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Selective Synthesis of Butene-1 Through Double-bond Migration of Butene-2 over η-Alumina Catalysts
Selective Synthesis of Butene-1 Through Double-bond Migration of Butene-2 over η-Alumina Catalysts
Bulletin of the Korean Chemical Society. 2014. Sep, 35(9): 2669-2672
Copyright © 2014, Korea Chemical Society
  • Received : April 12, 2014
  • Accepted : May 09, 2014
  • Published : September 20, 2014
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About the Authors
Jong-Ki Jeon
Do Heui Kim
School of Chemical and Biological Engineering, Seoul National University, Seoul 151-744, Korea
Young-Kwon Park
School of Environmental Engineering, University of Seoul, Seoul 130-743, Korea.

Abstract
Double bond migration of butene-2 to butene-1 over η-alumina was investigated. The effects of calcination temperature on catalytic properties were analyzed by applying BET surface area, XRD, NH 3 -TPD, and FT-IR of adsorbed pyridine techniques. The highest activity of the η-alumina catalyst calcined at 600 ℃ could be attributed not only to the highest amount of weak and medium strength acid sites, but also to the highest ratio of medium to weak strength Lewis acid sites.
Keywords
Introduction
C 4 olefins are usually obtained as by-products during the production of ethylene in naphtha cracker. Gas feeds, especially ethane, are less costly than liquid feed, naphtha. Higher naphtha prices will lead the petrochemical industry to ethane cracking and potentially less C 4 olefin productions, and eventually to shortage of butenes. Demand for butene-1, however, has been growing rapidly based on its use as a comonomer in the production of linear low density polyethylene and of a monomer for polybutene. 1 If butene-2, currently used as a low-price fuel contained in C 4 raffinate is isomerized, high value-added butene-1 can be produced. 1,2
Although researchers have attempted to carry out the isomerization of butene-2 via double bond migration, the procedure has not been widely commercialized due to the fact that butene-2 is thermodynamically more stable than butene-1 at lower temperatures. 2-4 Because the most serious problems during the process of butene-2 positional isomerization at higher temperatures are the transformation of butene-2 to isobutene, oligomerization to heavy elements and cracking to light elements, it is necessary to investigate a selective reaction for the production of butene-1. 1, 5-10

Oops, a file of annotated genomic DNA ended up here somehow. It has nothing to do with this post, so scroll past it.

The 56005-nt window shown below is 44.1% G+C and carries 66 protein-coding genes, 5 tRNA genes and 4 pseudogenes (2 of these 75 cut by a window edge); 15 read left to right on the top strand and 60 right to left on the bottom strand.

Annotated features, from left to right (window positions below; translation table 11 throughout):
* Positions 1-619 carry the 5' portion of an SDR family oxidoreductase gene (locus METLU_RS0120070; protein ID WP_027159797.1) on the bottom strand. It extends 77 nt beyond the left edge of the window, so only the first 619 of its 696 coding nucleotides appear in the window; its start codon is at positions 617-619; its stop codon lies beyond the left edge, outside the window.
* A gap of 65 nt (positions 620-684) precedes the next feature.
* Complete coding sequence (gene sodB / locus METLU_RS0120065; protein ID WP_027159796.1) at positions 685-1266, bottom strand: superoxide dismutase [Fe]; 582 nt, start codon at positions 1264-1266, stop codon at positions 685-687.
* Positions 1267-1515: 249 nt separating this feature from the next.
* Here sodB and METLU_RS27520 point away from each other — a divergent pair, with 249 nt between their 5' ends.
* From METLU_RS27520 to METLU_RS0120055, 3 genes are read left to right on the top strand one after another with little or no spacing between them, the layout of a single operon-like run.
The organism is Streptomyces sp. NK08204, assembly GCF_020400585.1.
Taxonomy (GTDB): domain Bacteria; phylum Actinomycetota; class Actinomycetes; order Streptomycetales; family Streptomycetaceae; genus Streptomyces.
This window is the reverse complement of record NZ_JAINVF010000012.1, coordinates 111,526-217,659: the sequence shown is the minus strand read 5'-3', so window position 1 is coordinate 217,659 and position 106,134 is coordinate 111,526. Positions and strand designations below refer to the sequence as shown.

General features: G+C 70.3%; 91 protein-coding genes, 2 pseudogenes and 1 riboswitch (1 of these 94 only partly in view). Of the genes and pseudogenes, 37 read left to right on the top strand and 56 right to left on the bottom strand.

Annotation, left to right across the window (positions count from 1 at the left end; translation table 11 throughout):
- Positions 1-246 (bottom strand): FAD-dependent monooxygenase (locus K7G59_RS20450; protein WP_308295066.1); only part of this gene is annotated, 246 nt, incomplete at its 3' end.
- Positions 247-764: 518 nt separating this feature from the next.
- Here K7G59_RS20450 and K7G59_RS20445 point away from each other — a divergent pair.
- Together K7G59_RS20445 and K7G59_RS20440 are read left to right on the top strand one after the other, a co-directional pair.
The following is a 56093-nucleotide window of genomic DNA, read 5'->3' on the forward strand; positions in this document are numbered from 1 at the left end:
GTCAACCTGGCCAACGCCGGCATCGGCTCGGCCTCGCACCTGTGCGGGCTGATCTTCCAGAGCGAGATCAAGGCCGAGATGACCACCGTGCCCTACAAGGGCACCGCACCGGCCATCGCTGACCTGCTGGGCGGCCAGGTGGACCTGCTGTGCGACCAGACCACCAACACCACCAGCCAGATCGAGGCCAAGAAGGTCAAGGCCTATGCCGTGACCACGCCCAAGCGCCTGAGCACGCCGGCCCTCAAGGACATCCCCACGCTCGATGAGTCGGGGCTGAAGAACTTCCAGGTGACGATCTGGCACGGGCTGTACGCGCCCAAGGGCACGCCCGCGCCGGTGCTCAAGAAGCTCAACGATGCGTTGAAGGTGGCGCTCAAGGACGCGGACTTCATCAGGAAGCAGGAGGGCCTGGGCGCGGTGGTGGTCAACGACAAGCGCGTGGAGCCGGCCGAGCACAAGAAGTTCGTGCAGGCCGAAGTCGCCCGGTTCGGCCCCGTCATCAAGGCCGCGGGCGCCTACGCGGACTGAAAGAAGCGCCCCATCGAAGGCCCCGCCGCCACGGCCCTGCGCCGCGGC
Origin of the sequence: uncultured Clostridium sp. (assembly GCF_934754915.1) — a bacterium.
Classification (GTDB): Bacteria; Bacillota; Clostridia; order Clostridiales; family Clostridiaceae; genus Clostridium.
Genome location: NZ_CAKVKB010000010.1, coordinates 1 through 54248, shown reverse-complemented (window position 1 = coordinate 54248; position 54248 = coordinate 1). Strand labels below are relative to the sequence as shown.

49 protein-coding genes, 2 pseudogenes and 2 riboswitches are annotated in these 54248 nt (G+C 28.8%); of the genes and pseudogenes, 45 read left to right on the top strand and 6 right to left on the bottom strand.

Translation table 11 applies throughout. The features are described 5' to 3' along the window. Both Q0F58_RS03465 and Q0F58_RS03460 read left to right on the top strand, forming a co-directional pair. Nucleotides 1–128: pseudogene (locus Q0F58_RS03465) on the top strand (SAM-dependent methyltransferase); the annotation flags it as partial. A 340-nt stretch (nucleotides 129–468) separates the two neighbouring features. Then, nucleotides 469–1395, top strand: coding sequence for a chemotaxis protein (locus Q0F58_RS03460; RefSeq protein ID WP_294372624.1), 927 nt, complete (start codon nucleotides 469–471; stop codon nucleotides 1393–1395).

The majority of research on olefin isomerization has featured γ-alumina. 11-13 Meanwhile, a few researchers have investigated η-alumina, which is inherently more acidic than γ-alumina. 14 In our previous work, we found that the yield of butene-1 over η-alumina catalyst was higher than that over γ-alumina catalyst. 15 Morterra and co-workers reported the presence of three Lewis acid sites associated with octahedral, tetrahedral-octahedral and tetrahedral cationic sites on η-alumina. 16 Lundie and co-workers demonstrated that the surface structure of η-alumina had four kinds of Lewis acid sites such as weak, medium-weak, medium-strong and strong Lewis acid sites. 14,17
Although it is well known that the high-temperature transition phases of alumina are less active than the lowtemperature ones, there are some ambiguities concerning the influence of pretreatment temperature on the catalytic behavior over η-alumina catalyst. Walker et al . 18 reported that increasing the calcination temperature of η-alumina in the range of 500-700 ℃ reduced the number of strong acid sites, although the number of medium strength sites increased. Because double bond isomerization of butene-1 can be facilitated by weak acid sites rather than strong acid sites, the change in the distribution and the population of the acid sites of η-alumina with respect to the calcinations temperature is expected to affect the catalytic activity of the reaction over the catalyst.
Hence, the objective of the present study is to select the optimal condition for preparation of η-alumina catalyst for the double bond migration isomerization that converts butene-2 to butene-1. The effects of calcination temperature on catalytic properties were analyzed through BET surface area, XRD, ammonia-temperature programmed desorption (NH 3 -TPD) and FT-IR of adsorbed pyridine.
Experimental
η-Alumina was prepared by mixing 200 mol of distilled water and 1 mol of alumina tri- sec -butoxide (ASB). ASB was put into a beaker containing refrigerated water with stirring and was aged for a day. After filtering and drying in the oven, it was calcined at a fixed temperature for 4 h.
BET surface area of the catalyst was measured using an ASAP 2010 apparatus by Micromeritics. The crystallinity of the catalysts was examined by XRD analysis, which was carried out on a Rigaku D/MAX-II using Cu Kα radiation energy.